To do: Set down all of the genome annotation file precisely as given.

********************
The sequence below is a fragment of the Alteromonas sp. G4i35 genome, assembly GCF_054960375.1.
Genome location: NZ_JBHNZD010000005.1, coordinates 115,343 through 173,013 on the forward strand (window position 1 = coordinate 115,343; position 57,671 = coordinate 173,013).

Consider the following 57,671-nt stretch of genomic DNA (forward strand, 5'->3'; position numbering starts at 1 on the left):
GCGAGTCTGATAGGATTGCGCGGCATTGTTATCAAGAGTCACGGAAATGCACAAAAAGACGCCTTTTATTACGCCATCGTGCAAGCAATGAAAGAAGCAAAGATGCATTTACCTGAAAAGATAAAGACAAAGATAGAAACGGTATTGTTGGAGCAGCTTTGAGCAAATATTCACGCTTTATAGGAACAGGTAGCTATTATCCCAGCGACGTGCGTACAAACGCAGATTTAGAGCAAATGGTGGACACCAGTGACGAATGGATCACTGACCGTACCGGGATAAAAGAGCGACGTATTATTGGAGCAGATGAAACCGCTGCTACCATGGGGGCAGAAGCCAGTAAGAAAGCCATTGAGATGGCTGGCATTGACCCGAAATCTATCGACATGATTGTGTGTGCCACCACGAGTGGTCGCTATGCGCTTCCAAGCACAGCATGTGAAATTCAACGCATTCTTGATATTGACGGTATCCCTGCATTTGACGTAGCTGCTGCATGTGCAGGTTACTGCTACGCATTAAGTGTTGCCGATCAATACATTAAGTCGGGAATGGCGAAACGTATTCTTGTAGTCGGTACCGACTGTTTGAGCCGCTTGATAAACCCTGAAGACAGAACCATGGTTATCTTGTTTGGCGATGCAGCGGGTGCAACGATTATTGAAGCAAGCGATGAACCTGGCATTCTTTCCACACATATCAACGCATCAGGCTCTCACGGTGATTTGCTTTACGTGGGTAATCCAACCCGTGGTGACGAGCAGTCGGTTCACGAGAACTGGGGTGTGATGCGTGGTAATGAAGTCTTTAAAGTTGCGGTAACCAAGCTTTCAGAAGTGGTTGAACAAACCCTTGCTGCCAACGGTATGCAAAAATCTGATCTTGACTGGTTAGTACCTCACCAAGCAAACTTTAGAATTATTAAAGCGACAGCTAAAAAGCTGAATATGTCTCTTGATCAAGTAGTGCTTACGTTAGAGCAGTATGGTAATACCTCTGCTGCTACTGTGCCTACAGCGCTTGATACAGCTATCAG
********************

The sequence below is a fragment of the Alteromonas sp. G4i35 genome, assembly GCF_054960375.1.
Genome location: NZ_JBHNZD010000005.1, coordinates 115,343 through 173,013 on the forward strand (window position 1 = coordinate 115,343; position 57,671 = coordinate 173,013).

Consider the following 57,671-nt stretch of genomic DNA (forward strand, 5'->3'; position numbering starts at 1 on the left):
GCGAGTCTGATAGGATTGCGCGGCATTGTTATCAAGAGTCACGGAAATGCACAAAAAGACGCCTTTTATTACGCCATCGTGCAAGCAATGAAAGAAGCAAAGATGCATTTACCTGAAAAGATAAAGACAAAGATAGAAACGGTATTGTTGGAGCAGCTTTGAGCAAATATTCACGCTTTATAGGAACAGGTAGCTATTATCCCAGCGACGTGCGTACAAACGCAGATTTAGAGCAAATGGTGGACACCAGTGACGAATGGATCACTGACCGTACCGGGATAAAAGAGCGACGTATTATTGGAGCAGATGAAACCGCTGCTACCATGGGGGCAGAAGCCAGTAAGAAAGCCATTGAGATGGCTGGCATTGACCCGAAATCTATCGACATGATTGTGTGTGCCACCACGAGTGGTCGCTATGCGCTTCCAAGCACAGCATGTGAAATTCAACGCATTCTTGATATTGACGGTATCCCTGCATTTGACGTAGCTGCTGCATGTGCAGGTTACTGCTACGCATTAAGTGTTGCCGATCAATACATTAAGTCGGGAATGGCGAAACGTATTCTTGTAGTCGGTACCGACTGTTTGAGCCGCTTGATAAACCCTGAAGACAGAACCATGGTTATCTTGTTTGGCGATGCAGCGGGTGCAACGATTATTGAAGCAAGCGATGAACCTGGCATTCTTTCCACACATATCAACGCATCAGGCTCTCACGGTGATTTGCTTTACGTGGGTAATCCAACCCGTGGTGACGAGCAGTCGGTTCACGAGAACTGGGGTGTGATGCGTGGTAATGAAGTCTTTAAAGTTGCGGTAACCAAGCTTTCAGAAGTGGTTGAACAAACCCTTGCTGCCAACGGTATGCAAAAATCTGATCTTGACTGGTTAGTACCTCACCAAGCAAACTTTAGAATTATTAAAGCGACAGCTAAAAAGCTGAATATGTCTCTTGATCAAGTAGTGCTTACGTTAGAGCAGTATGGTAATACCTCTGCTGCTACTGTGCCTACAGCGCTTGATACAGCTATCAG